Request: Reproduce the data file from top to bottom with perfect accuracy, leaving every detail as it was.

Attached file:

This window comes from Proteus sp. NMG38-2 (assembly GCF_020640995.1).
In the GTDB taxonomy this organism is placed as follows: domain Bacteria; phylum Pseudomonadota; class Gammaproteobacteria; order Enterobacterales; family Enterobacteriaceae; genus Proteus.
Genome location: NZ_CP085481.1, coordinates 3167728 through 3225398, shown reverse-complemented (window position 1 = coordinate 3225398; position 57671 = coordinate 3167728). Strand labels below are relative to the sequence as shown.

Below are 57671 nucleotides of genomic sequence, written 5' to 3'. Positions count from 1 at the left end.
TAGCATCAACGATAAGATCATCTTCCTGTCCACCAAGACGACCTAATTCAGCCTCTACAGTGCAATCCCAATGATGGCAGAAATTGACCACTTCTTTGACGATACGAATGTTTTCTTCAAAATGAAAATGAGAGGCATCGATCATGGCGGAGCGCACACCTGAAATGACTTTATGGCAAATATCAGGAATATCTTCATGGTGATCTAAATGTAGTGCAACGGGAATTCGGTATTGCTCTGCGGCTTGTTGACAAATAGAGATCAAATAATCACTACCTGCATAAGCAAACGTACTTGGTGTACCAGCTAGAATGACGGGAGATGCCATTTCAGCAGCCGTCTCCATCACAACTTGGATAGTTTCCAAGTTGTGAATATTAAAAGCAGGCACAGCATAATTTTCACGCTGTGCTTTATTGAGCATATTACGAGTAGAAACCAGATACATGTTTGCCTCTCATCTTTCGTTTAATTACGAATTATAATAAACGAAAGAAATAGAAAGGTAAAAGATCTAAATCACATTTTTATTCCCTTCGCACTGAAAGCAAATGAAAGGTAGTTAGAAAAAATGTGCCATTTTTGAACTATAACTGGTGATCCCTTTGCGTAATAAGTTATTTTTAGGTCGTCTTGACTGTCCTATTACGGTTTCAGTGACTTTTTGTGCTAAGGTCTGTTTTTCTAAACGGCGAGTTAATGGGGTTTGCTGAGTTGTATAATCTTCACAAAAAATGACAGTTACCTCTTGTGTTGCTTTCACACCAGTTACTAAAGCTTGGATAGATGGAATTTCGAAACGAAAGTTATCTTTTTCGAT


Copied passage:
This window comes from Proteus sp. NMG38-2 (assembly GCF_020640995.1).
In the GTDB taxonomy this organism is placed as follows: domain Bacteria; phylum Pseudomonadota; class Gammaproteobacteria; order Enterobacterales; family Enterobacteriaceae; genus Proteus.
Genome location: NZ_CP085481.1, coordinates 3167728 through 3225398, shown reverse-complemented (window position 1 = coordinate 3225398; position 57671 = coordinate 3167728). Strand labels below are relative to the sequence as shown.

Below are 57671 nucleotides of genomic sequence, written 5' to 3'. Positions count from 1 at the left end.
TAGCATCAACGATAAGATCATCTTCCTGTCCACCAAGACGACCTAATTCAGCCTCTACAGTGCAATCCCAATGATGGCAGAAATTGACCACTTCTTTGACGATACGAATGTTTTCTTCAAAATGAAAATGAGAGGCATCGATCATGGCGGAGCGCACACCTGAAATGACTTTATGGCAAATATCAGGAATATCTTCATGGTGATCTAAATGTAGTGCAACGGGAATTCGGTATTGCTCTGCGGCTTGTTGACAAATAGAGATCAAATAATCACTACCTGCATAAGCAAACGTACTTGGTGTACCAGCTAGAATGACGGGAGATGCCATTTCAGCAGCCGTCTCCATCACAACTTGGATAGTTTCCAAGTTGTGAATATTAAAAGCAGGCACAGCATAATTTTCACGCTGTGCTTTATTGAGCATATTACGAGTAGAAACCAGATACATGTTTGCCTCTCATCTTTCGTTTAATTACGAATTATAATAAACGAAAGAAATAGAAAGGTAAAAGATCTAAATCACATTTTTATTCCCTTCGCACTGAAAGCAAATGAAAGGTAGTTAGAAAAAATGTGCCATTTTTGAACTATAACTGGTGATCCCTTTGCGTAATAAGTTATTTTTAGGTCGTCTTGACTGTCCTATTACGGTTTCAGTGACTTTTTGTGCTAAGGTCTGTTTTTCTAAACGGCGAGTTAATGGGGTTTGCTGAGTTGTATAATCTTCACAAAAAATGACAGTTACCTCTTGTGTTGCTTTCACACCAGTTACTAAAGCTTGGATAGATGGAATTTCGAAACGAAAGTTATCTTTTTCGAT